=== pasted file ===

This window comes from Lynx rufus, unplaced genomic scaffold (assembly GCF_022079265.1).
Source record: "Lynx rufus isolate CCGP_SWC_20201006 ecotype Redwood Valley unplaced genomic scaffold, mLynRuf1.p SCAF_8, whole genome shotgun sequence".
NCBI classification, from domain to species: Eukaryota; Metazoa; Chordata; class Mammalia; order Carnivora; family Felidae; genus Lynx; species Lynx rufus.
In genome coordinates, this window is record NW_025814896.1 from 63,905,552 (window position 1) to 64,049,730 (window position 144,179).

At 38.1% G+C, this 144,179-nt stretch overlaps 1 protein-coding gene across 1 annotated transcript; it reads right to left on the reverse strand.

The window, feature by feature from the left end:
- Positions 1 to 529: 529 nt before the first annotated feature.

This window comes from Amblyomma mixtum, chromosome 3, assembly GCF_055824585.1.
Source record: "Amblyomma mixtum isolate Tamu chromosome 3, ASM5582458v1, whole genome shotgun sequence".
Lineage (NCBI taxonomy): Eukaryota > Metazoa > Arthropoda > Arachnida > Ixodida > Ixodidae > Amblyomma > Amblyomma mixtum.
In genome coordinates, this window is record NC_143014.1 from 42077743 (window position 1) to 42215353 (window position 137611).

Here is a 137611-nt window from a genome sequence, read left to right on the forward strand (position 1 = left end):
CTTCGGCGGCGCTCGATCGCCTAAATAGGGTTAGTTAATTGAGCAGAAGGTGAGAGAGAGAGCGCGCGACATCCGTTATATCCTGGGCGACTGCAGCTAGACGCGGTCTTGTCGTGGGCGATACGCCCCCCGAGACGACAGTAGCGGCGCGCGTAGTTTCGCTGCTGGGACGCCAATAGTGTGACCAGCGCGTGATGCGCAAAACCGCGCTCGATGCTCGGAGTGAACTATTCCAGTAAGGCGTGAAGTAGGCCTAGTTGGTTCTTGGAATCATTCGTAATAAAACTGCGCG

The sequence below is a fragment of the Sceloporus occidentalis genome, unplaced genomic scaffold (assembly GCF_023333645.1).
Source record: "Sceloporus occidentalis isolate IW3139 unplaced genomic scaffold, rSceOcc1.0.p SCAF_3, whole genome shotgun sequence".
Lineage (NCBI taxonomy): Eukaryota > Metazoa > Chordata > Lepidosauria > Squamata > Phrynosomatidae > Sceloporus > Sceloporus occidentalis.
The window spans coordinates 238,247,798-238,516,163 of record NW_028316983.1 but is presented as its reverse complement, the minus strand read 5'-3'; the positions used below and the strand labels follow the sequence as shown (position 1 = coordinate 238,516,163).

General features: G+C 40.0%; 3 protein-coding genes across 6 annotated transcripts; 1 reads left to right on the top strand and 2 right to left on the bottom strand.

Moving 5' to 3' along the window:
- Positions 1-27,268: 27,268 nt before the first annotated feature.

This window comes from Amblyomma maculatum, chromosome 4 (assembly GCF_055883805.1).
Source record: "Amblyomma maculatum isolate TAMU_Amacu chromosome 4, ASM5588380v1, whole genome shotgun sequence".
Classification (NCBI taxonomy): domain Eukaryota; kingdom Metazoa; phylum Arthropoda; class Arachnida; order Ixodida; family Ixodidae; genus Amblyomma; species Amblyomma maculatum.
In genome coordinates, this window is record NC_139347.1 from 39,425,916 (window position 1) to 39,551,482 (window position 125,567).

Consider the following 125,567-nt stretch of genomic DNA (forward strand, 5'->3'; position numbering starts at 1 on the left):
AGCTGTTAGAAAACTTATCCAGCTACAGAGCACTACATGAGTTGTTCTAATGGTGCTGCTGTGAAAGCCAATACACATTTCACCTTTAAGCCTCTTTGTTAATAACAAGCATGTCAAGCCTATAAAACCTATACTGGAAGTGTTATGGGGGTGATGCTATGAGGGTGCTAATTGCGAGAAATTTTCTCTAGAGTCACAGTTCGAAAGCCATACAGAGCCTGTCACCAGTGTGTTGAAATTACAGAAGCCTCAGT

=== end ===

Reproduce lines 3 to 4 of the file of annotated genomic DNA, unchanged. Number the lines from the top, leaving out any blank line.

NCBI classification, from domain to species: Eukaryota; Metazoa; Chordata; class Mammalia; order Carnivora; family Felidae; genus Lynx; species Lynx rufus.
In genome coordinates, this window is record NW_025814896.1 from 63,905,552 (window position 1) to 64,049,730 (window position 144,179).